Simulators are for more than silent practices


We already had a simulator system set up in our tower at Lytchett Matravers, but essentially only used it for running ‘silent’ training courses so as not to annoy our nearest neighbours.

I attended the Abel Simulator Workshop at Bryanston in Dorset in January 2019. The tutor was Roger Booth. My main aim of attending the course was to learn how to set-up and use our simulator to its fullest extent. Roger showed us how to set up a multi-workstation system, but due to lack of space and equipment resources we were never going to be able to set up something similar in our tower. I had visions of being able to use our system to run monthly timed simulator sessions for our relatively novice band, either one or two ringers at a time, using our one existing laptop. However, I did come away with lots of ideas and things to try out.

With this in mind, I organised a session in our tower on 18 July with Alan Bentley (who set up the simulator system initially), and Debbie Phipps (Tower Captain). The main purpose was to familiarise ourselves with the equipment set-up and ‘bell-mapping’ options for different exercises. We only needed to silence two of our six bells. It was an extremely useful session and we practiced some of the basic exercises i.e. shadowing, following, rounds, leading, and Alan Bentley’s exercise ‘I’m sorry I haven’t a clue’ – this is now a recognised exercise that is in the ‘Teaching with Simulators’ book written by Roger Booth.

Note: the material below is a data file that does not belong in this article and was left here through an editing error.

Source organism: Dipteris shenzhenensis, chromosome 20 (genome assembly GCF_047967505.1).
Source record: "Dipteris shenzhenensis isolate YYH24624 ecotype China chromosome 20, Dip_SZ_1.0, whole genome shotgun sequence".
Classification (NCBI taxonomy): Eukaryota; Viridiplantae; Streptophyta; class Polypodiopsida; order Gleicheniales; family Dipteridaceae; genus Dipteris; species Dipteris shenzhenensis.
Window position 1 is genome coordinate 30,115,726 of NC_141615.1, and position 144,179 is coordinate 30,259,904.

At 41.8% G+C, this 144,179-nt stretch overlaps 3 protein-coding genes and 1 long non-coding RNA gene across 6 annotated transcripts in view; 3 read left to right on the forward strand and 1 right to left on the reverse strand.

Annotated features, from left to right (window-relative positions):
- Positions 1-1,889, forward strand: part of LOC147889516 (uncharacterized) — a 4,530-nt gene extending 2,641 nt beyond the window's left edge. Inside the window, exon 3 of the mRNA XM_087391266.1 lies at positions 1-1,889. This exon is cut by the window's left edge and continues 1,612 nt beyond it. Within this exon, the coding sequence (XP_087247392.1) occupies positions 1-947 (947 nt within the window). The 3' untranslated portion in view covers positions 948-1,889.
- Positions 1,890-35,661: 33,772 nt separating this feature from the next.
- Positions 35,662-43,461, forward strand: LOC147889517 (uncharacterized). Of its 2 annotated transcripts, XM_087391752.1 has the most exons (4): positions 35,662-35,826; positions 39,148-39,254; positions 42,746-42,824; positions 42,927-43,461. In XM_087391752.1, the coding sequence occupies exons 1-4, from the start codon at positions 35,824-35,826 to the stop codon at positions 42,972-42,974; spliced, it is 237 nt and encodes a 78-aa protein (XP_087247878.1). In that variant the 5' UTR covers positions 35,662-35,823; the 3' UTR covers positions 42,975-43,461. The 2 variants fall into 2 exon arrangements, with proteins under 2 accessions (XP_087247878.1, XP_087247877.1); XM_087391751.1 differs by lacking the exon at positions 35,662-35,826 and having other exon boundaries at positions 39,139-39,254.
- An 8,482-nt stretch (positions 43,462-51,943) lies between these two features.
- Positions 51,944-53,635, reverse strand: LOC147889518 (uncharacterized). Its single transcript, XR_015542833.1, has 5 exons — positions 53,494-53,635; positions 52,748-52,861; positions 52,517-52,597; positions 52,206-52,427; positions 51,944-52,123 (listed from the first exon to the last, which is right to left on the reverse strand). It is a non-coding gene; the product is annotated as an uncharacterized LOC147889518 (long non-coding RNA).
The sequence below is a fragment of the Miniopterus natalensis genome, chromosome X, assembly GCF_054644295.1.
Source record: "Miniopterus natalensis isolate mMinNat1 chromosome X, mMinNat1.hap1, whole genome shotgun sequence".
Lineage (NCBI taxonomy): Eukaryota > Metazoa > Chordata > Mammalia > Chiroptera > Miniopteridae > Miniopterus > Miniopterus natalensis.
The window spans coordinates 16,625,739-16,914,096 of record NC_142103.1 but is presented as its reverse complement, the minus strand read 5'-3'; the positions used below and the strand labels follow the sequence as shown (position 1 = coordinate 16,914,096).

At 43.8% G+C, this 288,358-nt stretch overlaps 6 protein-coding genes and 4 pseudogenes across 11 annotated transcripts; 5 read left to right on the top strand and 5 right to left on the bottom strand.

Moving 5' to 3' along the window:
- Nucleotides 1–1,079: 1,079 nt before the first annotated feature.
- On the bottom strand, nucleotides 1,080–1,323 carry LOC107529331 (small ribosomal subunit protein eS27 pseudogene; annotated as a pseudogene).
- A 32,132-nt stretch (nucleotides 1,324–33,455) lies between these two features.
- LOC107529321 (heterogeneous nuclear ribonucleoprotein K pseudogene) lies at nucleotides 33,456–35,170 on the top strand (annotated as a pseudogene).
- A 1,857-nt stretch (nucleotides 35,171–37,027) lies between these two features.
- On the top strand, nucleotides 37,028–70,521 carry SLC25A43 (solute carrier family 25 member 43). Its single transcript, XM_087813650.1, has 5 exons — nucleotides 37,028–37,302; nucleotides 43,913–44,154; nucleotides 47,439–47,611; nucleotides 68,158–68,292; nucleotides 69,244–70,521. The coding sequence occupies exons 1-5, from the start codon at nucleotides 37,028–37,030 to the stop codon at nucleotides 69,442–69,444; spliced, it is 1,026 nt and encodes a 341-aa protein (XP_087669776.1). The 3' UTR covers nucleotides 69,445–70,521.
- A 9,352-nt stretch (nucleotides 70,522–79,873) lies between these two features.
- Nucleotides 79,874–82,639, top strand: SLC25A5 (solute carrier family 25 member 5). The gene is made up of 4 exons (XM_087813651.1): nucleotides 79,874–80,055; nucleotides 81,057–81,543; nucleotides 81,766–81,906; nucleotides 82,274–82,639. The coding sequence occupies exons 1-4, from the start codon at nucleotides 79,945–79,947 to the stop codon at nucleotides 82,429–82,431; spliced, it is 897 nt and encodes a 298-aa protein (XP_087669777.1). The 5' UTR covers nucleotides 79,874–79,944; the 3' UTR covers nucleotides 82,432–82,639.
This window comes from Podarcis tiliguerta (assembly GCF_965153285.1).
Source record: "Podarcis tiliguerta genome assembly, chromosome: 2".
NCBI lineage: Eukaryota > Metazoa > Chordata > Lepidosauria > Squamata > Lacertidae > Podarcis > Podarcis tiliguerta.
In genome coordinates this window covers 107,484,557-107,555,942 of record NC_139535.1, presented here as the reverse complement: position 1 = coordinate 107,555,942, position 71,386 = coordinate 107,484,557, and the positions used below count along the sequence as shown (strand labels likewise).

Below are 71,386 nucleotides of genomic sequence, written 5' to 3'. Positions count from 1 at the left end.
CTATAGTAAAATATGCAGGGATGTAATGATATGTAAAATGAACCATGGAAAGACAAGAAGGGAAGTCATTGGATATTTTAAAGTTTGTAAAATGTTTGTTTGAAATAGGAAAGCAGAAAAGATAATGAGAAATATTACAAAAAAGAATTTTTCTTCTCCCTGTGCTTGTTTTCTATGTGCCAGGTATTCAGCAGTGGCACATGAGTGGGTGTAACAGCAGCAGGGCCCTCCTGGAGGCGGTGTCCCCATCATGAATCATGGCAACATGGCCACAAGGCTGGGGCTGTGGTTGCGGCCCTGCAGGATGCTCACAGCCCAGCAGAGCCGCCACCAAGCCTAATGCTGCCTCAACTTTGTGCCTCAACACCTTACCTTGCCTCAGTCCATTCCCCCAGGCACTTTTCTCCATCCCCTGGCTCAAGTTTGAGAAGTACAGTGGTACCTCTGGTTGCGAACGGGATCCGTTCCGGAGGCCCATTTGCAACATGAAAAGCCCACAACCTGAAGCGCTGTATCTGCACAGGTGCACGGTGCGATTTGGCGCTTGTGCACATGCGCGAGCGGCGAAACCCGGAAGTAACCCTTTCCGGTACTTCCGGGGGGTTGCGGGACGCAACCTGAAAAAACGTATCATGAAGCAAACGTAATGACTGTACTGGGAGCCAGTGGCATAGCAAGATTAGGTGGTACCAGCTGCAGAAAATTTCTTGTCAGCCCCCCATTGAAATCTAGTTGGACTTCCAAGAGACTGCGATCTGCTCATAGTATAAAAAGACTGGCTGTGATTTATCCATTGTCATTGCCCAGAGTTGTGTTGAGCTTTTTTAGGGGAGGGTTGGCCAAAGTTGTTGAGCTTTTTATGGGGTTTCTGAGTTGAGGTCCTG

Next we ran a simulator session for five members of our Band on 25 July. We silenced three of our bells and ringers practised most of the learning exercises above, concentrating on listening and good striking.

Once everyone is more familiar with ringing using the simulator, we hope to move onto other more complicated exercises, as well as individual practice of Plain Hunt, Plain Bob Doubles etc. However, this will all have to wait as our bells are coming out at the end of August to be restored.

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Cathy Neyland